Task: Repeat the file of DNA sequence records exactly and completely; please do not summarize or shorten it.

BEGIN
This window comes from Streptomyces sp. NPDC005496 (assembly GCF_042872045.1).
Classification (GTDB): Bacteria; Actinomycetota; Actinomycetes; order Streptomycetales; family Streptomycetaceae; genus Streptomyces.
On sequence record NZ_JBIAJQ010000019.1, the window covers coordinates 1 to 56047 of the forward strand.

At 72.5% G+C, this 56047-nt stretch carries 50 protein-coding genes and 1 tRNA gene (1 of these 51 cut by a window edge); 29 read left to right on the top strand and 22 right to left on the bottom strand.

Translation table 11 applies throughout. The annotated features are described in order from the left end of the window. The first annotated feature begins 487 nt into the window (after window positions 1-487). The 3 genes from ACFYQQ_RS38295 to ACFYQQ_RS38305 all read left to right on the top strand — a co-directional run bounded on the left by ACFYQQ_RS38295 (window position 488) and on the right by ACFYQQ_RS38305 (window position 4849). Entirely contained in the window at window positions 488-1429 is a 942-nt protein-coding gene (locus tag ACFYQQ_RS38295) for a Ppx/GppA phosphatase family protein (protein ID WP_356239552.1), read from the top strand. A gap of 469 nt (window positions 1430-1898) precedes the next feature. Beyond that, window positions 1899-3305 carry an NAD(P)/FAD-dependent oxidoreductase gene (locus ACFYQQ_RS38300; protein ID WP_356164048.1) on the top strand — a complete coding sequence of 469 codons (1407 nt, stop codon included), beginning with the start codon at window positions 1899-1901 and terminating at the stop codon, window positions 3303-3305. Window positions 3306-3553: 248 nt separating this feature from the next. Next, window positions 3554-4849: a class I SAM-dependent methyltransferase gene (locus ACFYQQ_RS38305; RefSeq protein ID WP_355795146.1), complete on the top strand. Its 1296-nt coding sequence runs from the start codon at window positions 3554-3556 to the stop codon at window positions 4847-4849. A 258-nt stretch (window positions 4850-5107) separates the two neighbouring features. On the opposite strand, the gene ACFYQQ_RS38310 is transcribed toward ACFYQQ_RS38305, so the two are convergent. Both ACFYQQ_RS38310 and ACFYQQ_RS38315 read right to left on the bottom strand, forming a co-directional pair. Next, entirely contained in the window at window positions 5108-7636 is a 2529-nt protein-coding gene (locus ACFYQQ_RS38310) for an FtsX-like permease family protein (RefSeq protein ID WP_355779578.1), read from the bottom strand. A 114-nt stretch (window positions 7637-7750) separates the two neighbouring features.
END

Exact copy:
This window comes from Streptomyces sp. NPDC005496 (assembly GCF_042872045.1).
Classification (GTDB): Bacteria; Actinomycetota; Actinomycetes; order Streptomycetales; family Streptomycetaceae; genus Streptomyces.
On sequence record NZ_JBIAJQ010000019.1, the window covers coordinates 1 to 56047 of the forward strand.

At 72.5% G+C, this 56047-nt stretch carries 50 protein-coding genes and 1 tRNA gene (1 of these 51 cut by a window edge); 29 read left to right on the top strand and 22 right to left on the bottom strand.

Translation table 11 applies throughout. The annotated features are described in order from the left end of the window. The first annotated feature begins 487 nt into the window (after window positions 1-487). The 3 genes from ACFYQQ_RS38295 to ACFYQQ_RS38305 all read left to right on the top strand — a co-directional run bounded on the left by ACFYQQ_RS38295 (window position 488) and on the right by ACFYQQ_RS38305 (window position 4849). Entirely contained in the window at window positions 488-1429 is a 942-nt protein-coding gene (locus tag ACFYQQ_RS38295) for a Ppx/GppA phosphatase family protein (protein ID WP_356239552.1), read from the top strand. A gap of 469 nt (window positions 1430-1898) precedes the next feature. Beyond that, window positions 1899-3305 carry an NAD(P)/FAD-dependent oxidoreductase gene (locus ACFYQQ_RS38300; protein ID WP_356164048.1) on the top strand — a complete coding sequence of 469 codons (1407 nt, stop codon included), beginning with the start codon at window positions 1899-1901 and terminating at the stop codon, window positions 3303-3305. Window positions 3306-3553: 248 nt separating this feature from the next. Next, window positions 3554-4849: a class I SAM-dependent methyltransferase gene (locus ACFYQQ_RS38305; RefSeq protein ID WP_355795146.1), complete on the top strand. Its 1296-nt coding sequence runs from the start codon at window positions 3554-3556 to the stop codon at window positions 4847-4849. A 258-nt stretch (window positions 4850-5107) separates the two neighbouring features. On the opposite strand, the gene ACFYQQ_RS38310 is transcribed toward ACFYQQ_RS38305, so the two are convergent. Both ACFYQQ_RS38310 and ACFYQQ_RS38315 read right to left on the bottom strand, forming a co-directional pair. Next, entirely contained in the window at window positions 5108-7636 is a 2529-nt protein-coding gene (locus ACFYQQ_RS38310) for an FtsX-like permease family protein (RefSeq protein ID WP_355779578.1), read from the bottom strand. A 114-nt stretch (window positions 7637-7750) separates the two neighbouring features.